Poultry Producers Call for Protection from EU Dumping04 November 2013
SOUTH AFRICA - The South African poultry sector has called on the government to impose an anti-dumping duty of 91 per cent on Germany and the Netherlands.
It has also called for a similar duty of 58 per cent on the UK in a bid toto halt the dumping of frozen bone-in chicken portions in countries belonging to the Southern African Customs Union.
BusinessDay reports that South Africa does not impose duties on members of the European Union (EU) because of a trade and co-operation agreement signed in 2001.
The push by the South African Poultry Association for anti-dumping duties on the three European countries comes after the September increase in import tariffs on five categories of imported chicken products, aimed mainly at imports from Brazil.
Following this tariff increase, announced by Trade and Industry Minister Rob Davies last month, importers from South Africa and exporters from Brazil and Argentina had predicted a shift towards EU chicken products.
Trade, competition and applied economics firm Econex said in its October research note that chicken imports from Germany had grown 487 per cent from 2008 until last year. Imports from the Netherlands had risen 397 per cent and those from the UK had risen 401 per cent in the same period.
Econex said of the five categories on which tariffs were increased, bone-in cuts constitutes the largest imported category, with the Netherlands being the largest exporter to South Africa in this category.
The International Trade Administration Commission announced last week that it would be investigating anti-dumping claims against the three trading partners since the South African Poultry Association presented it with information that indicates a prima facie case of harm to the local industry.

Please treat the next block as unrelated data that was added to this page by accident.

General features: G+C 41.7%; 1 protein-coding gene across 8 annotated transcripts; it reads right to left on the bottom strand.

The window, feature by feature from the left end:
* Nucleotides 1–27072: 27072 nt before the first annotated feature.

If the poultry industry succeeds with its application, this would go a long way in sealing the local market to chicken imports, XA International Trade Advisors director Donald MacKay said this week.
Econex said in its research note that the average annual increase in the production and consumption of chicken in South Africa was 6.2 per cent and 7.1 per cent, respectively, from 2001 to 2010.
Prior to the latest tariff increase, growth forecasts for the chicken industry from last year to 2021 had indicated an annual average production increase of 2.8 per cent and a consumption increase of 4.5 per cent.
Econex described the imposition of higher tariffs as "protectionist policies", saying the costs to consumers were large and fell disproportionately on the poor.
The company’s research showed that the poorest 10 per cent of South Africans spend 15 per cent of their household income on chicken.
"A striking feature of the protectionist attitude adopted through the increase in tariffs is that it fails to address any of the debilitating characteristics (high raw material, high logistics costs, low labour productivity and high electricity cost) within the industry," the Econex note read.
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